Germany’s second-biggest lender has only a small-scale investment banking business, leaving it unable to benefit from some of the stimulus measures that pushed Deutsche Bank, Goldman Sachs and Morgan Stanley to steep rises in quarterly earnings.
Commerzbank said yesterday net profit was €708m (£600m), up from a loss of €864m a year before.
The bank, which required a bailout during the crisis, clearly beat analysts’ estimates of an average €473m but analysts questioned the sustainability of earnings.
“The bank is making progress, there is a clear operative improvement,” LBBW analyst Olaf Kayser said.
He added: “But the strong first quarter cannot be extrapolated for the whole year, as the trading result is not sustainable and I expect significantly lower revenues in the next quarters.”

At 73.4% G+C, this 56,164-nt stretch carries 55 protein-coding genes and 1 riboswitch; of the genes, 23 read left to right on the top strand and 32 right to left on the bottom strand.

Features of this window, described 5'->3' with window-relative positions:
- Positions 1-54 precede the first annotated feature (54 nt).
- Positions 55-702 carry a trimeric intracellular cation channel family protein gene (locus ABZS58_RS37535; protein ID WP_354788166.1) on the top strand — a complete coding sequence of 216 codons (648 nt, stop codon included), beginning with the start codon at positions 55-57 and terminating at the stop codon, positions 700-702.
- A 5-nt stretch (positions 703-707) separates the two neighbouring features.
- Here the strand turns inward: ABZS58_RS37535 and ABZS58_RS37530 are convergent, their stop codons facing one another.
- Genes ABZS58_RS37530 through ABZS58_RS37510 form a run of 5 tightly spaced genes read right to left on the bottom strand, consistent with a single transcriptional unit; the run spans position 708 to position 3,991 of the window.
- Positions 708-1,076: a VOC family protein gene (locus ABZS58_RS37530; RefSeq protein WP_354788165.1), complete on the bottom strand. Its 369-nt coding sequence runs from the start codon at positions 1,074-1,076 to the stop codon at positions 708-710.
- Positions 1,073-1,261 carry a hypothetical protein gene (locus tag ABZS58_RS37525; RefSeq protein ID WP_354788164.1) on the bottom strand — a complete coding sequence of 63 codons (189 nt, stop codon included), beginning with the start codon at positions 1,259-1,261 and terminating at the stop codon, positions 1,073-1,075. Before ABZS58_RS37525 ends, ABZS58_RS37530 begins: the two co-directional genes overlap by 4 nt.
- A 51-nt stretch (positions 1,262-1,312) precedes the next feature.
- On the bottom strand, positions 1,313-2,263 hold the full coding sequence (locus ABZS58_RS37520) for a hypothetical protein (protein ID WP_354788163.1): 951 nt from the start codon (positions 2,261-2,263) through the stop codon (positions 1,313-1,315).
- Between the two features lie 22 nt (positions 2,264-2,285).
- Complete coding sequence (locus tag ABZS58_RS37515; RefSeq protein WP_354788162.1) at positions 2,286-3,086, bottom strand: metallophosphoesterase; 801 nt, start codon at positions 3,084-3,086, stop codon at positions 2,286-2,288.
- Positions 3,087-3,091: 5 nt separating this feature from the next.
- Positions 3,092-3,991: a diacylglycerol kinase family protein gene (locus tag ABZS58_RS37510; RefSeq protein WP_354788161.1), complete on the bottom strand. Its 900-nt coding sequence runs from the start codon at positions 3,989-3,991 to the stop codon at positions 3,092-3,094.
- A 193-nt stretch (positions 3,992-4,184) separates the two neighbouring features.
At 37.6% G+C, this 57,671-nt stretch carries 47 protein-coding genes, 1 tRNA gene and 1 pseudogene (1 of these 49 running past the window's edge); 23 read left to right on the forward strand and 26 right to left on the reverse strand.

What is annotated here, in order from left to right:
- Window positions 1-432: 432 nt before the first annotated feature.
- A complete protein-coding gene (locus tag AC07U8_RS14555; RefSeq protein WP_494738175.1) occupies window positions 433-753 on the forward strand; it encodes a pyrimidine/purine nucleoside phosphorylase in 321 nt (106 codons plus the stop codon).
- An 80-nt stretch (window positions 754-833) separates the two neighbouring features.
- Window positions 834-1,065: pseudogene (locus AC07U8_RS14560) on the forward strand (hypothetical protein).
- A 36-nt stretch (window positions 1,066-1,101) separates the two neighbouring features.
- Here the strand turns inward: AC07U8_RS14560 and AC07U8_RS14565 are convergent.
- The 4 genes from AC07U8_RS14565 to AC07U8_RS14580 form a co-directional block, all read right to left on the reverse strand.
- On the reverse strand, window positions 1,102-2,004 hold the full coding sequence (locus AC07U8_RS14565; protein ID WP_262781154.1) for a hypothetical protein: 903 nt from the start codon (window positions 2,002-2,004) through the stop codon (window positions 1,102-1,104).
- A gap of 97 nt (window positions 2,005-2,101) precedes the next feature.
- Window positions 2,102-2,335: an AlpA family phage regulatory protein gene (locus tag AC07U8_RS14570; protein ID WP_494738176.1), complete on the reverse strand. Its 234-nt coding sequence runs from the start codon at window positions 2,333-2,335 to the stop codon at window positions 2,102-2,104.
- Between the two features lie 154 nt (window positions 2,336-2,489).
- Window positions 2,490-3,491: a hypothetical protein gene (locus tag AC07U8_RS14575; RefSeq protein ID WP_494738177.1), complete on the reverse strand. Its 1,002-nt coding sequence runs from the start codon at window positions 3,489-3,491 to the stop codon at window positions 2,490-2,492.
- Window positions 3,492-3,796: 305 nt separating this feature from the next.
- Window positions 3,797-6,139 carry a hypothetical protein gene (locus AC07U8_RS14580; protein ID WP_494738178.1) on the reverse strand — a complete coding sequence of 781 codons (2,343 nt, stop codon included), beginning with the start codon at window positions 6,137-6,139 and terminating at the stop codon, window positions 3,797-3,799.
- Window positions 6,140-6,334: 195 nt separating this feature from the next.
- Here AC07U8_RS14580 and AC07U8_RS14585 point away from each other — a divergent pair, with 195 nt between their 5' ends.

Merck Finck analyst Konrad Becker expects a similar development for risk provisions.
Operating profit – which Commerzbank defines as earnings before impairments, restructuring and tax – hit €771m, after an operating loss of €595m a year earlier.
Chief executive Martin Blessing said in a statement Commerzbank was on track to meet expectations for its full year earnings.
“The core bank will close 2010 with an operating profit as planned. By 2011 at the latest we will once again be profitable at group level. In 2012, we will be fully profitable with an operating result of more than €4bn,” he said.